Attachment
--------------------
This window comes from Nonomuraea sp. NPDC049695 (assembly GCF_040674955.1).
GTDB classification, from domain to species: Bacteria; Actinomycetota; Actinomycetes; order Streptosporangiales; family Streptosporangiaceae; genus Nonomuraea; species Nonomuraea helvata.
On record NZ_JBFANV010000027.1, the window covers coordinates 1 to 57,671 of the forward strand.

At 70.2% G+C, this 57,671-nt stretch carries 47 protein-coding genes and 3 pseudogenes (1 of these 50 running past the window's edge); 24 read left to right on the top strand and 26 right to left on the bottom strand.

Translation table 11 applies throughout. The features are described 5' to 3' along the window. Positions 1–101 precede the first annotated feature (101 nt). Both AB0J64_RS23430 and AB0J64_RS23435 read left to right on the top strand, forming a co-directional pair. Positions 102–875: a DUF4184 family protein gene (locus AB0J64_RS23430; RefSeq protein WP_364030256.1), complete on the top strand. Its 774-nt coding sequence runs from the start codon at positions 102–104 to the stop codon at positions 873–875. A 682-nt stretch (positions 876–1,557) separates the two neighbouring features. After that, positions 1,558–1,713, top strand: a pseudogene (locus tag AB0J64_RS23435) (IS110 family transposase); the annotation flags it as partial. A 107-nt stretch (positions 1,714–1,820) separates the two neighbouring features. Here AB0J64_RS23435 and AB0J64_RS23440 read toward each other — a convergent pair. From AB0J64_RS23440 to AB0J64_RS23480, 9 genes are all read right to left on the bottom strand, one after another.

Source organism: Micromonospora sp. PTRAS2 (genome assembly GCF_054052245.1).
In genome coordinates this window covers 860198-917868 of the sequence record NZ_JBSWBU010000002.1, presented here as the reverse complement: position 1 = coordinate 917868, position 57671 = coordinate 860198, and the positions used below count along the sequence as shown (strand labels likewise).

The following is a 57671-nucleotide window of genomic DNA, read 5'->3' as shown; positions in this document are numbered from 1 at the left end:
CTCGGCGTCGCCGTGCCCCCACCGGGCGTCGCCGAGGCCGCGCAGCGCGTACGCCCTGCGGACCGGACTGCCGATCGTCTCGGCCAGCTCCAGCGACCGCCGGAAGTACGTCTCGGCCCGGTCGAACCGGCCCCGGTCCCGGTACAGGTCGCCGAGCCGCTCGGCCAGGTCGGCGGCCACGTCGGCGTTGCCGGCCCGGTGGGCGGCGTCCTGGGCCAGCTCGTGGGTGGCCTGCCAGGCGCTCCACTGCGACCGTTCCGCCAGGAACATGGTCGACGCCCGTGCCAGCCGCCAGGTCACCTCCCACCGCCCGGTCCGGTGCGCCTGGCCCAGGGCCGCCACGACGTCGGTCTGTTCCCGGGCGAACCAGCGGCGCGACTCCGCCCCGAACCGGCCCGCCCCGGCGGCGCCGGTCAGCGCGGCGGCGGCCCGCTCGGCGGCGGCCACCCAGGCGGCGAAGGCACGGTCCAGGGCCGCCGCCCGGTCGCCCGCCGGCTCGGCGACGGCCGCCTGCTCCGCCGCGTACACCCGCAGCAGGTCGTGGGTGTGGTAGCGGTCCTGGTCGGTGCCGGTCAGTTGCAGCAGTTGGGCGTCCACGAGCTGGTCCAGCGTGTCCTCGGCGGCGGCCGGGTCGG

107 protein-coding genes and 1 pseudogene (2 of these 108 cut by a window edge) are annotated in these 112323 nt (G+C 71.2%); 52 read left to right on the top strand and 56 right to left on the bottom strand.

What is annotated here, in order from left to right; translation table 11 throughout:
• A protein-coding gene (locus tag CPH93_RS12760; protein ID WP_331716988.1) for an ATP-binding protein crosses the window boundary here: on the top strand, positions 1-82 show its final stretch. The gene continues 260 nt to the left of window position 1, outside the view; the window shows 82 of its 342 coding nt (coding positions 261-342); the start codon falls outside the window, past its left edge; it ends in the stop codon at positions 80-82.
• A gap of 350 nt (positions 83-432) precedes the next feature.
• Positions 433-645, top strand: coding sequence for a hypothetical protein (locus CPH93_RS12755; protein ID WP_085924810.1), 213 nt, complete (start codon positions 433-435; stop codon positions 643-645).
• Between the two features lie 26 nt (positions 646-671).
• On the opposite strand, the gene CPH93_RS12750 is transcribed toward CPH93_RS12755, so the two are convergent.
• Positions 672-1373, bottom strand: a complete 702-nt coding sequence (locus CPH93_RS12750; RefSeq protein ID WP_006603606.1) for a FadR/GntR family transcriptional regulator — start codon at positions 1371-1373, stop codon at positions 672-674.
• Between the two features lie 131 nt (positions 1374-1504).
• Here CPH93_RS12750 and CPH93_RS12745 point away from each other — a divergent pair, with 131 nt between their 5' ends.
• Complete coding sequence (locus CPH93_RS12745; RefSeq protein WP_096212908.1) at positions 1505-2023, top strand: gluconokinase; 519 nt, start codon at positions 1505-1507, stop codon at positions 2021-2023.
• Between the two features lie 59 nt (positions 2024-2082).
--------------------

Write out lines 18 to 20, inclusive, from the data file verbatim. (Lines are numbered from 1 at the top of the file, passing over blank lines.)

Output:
• Between the two features lie 131 nt (positions 1374-1504).
• Here CPH93_RS12750 and CPH93_RS12745 point away from each other — a divergent pair, with 131 nt between their 5' ends.
• Complete coding sequence (locus CPH93_RS12745; RefSeq protein WP_096212908.1) at positions 1505-2023, top strand: gluconokinase; 519 nt, start codon at positions 1505-1507, stop codon at positions 2021-2023.